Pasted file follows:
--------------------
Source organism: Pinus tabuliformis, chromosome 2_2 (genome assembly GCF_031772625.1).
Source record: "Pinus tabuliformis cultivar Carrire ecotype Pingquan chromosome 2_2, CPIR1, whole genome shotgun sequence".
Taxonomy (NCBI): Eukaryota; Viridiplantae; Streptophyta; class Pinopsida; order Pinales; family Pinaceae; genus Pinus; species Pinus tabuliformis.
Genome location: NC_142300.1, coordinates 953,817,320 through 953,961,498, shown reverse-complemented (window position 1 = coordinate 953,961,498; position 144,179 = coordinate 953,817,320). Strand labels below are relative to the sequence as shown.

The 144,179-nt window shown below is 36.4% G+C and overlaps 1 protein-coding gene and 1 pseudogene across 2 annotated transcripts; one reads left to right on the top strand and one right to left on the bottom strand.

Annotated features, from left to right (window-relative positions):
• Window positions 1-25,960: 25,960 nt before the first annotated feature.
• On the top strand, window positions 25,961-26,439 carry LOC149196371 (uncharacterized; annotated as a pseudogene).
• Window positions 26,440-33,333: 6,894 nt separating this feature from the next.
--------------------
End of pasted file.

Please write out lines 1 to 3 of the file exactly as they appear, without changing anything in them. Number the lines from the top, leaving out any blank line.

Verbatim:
Source organism: Pinus tabuliformis, chromosome 2_2 (genome assembly GCF_031772625.1).
Source record: "Pinus tabuliformis cultivar Carrire ecotype Pingquan chromosome 2_2, CPIR1, whole genome shotgun sequence".
Taxonomy (NCBI): Eukaryota; Viridiplantae; Streptophyta; class Pinopsida; order Pinales; family Pinaceae; genus Pinus; species Pinus tabuliformis.